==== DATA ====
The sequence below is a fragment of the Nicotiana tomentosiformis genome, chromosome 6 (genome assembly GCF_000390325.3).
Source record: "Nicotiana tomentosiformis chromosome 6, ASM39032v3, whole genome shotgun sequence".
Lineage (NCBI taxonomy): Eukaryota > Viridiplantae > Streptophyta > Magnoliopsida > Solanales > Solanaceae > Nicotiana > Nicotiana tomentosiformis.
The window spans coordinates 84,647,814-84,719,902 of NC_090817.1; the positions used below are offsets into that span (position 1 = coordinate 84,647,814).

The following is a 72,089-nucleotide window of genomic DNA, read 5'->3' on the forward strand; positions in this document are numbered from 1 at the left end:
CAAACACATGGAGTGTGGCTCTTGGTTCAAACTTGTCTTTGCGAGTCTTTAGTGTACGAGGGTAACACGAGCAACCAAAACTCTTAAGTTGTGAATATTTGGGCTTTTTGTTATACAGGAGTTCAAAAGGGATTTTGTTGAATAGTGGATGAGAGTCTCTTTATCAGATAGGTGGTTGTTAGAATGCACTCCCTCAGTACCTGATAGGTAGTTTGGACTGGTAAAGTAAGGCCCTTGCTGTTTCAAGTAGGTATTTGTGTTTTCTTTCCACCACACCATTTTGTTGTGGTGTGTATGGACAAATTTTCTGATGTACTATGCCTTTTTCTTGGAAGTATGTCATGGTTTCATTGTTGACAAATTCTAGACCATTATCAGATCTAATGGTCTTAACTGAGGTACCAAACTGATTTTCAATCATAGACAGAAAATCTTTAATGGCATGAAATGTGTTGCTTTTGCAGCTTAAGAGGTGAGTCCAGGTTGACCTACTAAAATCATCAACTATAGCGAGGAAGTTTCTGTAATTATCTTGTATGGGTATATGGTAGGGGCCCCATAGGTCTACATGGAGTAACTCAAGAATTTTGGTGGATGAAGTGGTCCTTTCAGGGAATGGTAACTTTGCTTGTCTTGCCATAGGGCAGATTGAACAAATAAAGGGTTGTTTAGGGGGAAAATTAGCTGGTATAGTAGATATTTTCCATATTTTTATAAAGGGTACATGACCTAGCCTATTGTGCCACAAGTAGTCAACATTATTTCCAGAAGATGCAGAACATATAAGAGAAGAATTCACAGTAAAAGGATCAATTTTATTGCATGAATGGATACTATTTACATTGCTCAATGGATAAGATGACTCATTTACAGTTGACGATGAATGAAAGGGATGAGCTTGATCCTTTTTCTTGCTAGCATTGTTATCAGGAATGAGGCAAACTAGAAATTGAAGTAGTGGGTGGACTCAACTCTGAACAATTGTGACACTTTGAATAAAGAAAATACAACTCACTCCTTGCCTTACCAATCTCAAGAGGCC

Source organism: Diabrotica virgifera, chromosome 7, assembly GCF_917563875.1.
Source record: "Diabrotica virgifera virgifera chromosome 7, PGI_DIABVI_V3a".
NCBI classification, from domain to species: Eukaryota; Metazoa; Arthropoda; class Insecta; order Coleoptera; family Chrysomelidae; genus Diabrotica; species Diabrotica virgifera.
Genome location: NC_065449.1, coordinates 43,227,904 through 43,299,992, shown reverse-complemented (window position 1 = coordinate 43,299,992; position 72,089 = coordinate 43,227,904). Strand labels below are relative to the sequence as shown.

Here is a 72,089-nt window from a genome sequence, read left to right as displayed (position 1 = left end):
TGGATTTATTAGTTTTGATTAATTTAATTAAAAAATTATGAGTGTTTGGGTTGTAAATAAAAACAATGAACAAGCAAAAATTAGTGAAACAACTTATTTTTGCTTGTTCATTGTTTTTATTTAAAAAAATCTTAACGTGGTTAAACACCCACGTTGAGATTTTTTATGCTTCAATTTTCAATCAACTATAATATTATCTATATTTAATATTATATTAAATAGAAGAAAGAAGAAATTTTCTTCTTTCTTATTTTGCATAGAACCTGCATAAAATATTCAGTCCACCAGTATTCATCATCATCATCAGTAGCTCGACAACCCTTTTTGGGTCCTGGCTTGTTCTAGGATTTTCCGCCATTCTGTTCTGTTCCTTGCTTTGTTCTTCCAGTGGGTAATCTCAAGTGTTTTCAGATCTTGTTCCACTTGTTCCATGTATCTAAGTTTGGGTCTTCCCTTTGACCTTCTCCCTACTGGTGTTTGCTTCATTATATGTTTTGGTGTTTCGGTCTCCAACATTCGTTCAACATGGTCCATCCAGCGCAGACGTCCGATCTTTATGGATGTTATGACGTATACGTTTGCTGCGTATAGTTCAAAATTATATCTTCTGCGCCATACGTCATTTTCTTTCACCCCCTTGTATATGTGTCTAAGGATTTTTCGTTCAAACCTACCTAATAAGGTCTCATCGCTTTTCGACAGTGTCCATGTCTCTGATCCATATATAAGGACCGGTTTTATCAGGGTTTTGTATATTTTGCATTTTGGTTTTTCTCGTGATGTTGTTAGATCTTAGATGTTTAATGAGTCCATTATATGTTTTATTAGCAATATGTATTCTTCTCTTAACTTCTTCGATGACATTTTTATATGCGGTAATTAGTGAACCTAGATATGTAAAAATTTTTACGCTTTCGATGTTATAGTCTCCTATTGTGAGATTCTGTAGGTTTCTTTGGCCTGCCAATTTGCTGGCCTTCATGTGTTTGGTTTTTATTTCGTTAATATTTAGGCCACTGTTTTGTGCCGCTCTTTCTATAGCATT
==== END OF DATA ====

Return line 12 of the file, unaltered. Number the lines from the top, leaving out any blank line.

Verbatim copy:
TGGATTTATTAGTTTTGATTAATTTAATTAAAAAATTATGAGTGTTTGGGTTGTAAATAAAAACAATGAACAAGCAAAAATTAGTGAAACAACTTATTTTTGCTTGTTCATTGTTTTTATTTAAAAAAATCTTAACGTGGTTAAACACCCACGTTGAGATTTTTTATGCTTCAATTTTCAATCAACTATAATATTATCTATATTTAATATTATATTAAATAGAAGAAAGAAGAAATTTTCTTCTTTCTTATTTTGCATAGAACCTGCATAAAATATTCAGTCCACCAGTATTCATCATCATCATCAGTAGCTCGACAACCCTTTTTGGGTCCTGGCTTGTTCTAGGATTTTCCGCCATTCTGTTCTGTTCCTTGCTTTGTTCTTCCAGTGGGTAATCTCAAGTGTTTTCAGATCTTGTTCCACTTGTTCCATGTATCTAAGTTTGGGTCTTCCCTTTGACCTTCTCCCTACTGGTGTTTGCTTCATTATATGTTTTGGTGTTTCGGTCTCCAACATTCGTTCAACATGGTCCATCCAGCGCAGACGTCCGATCTTTATGGATGTTATGACGTATACGTTTGCTGCGTATAGTTCAAAATTATATCTTCTGCGCCATACGTCATTTTCTTTCACCCCCTTGTATATGTGTCTAAGGATTTTTCGTTCAAACCTACCTAATAAGGTCTCATCGCTTTTCGACAGTGTCCATGTCTCTGATCCATATATAAGGACCGGTTTTATCAGGGTTTTGTATATTTTGCATTTTGGTTTTTCTCGTGATGTTGTTAGATCTTAGATGTTTAATGAGTCCATTATATGTTTTATTAGCAATATGTATTCTTCTCTTAACTTCTTCGATGACATTTTTATATGCGGTAATTAGTGAACCTAGATATGTAAAAATTTTTACGCTTTCGATGTTATAGTCTCCTATTGTGAGATTCTGTAGGTTTCTTTGGCCTGCCAATTTGCTGGCCTTCATGTGTTTGGTTTTTATTTCGTTAATATTTAGGCCACTGTTTTGTGCCGCTCTTTCTATAGCATT